A new article in Bioethics criticises the moral bioenhancement debate as misguided and founded on gratuitous assumptions.
The authors – Inmaculada de Melo-Martin (Cornell) and Arleen Sales (St John’s University) – argue that the impact of pharmacological interventions on moral behavior is uncertain and further that bioenhancement is incapable of solving what seem to be massive structural problems (climate change, global poverty, and so forth).
Bioehancement, they claim, might make people “motivationally or dispositionally enhanced”, but this won’t of necessity terminate in moral action. Moral action requires sophisticated moral reasoning and awareness, and a mere physiological disposition to ‘goodness’ won’t provide this.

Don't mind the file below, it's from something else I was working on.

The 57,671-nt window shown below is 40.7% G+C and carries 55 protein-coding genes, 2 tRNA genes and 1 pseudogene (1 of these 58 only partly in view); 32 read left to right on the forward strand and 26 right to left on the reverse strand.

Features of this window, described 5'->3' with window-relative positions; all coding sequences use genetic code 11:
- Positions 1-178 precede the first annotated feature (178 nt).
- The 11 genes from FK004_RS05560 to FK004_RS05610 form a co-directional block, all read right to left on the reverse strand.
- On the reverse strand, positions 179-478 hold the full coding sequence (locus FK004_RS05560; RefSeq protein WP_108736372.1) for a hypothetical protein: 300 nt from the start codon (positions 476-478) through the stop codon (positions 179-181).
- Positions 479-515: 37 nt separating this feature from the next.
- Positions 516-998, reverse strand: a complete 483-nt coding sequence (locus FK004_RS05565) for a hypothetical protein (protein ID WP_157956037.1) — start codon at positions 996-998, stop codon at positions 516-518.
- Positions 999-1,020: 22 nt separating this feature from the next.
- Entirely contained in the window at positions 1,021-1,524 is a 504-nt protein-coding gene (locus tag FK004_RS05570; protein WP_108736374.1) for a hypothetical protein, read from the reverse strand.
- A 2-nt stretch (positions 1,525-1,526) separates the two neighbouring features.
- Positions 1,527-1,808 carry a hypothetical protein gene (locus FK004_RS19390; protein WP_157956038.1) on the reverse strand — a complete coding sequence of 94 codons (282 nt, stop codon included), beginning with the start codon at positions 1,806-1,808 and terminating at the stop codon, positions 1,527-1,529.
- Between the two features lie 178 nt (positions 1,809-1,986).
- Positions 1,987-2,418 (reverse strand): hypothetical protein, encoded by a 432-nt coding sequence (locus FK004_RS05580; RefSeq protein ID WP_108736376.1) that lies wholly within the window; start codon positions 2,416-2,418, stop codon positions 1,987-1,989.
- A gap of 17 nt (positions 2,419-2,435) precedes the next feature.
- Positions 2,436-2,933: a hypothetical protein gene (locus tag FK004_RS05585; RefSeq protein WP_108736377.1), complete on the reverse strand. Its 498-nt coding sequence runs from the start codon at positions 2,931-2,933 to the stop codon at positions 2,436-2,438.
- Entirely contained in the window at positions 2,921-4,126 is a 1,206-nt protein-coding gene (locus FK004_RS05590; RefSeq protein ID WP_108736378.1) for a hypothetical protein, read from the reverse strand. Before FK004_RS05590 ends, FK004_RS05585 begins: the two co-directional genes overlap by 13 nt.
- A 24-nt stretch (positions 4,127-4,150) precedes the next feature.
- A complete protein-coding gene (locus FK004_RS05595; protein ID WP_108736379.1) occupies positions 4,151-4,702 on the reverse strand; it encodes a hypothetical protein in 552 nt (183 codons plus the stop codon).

Regarding the structural dimension of climate change and global poverty, they write:
“The assumption that humanity’s moral ills are the result of mainly individual moral deficits is highly suspect. The framing of morally complex situations like war, famine, terrorism, lack of access to medicines, or poverty, as the result of certain types of individual moral failings ignores the role played by structural – social, cultural, political, economic – forces in enabling and often promoting these evils”.
It is not even clear that moral bioehancement would achieve the modest goal of promoting support for good political and institutional reforms.
The authors question the empirical science behind the pharmacological bioehancement. We are still uncertain as to the role of regions in the brain, such as the amygdala, in regulating the affective component of the emotions.
The article is a strong attack on a series of widely accepted assumptions, and for this reason will likely receive significant attention in future bioethics discourse.
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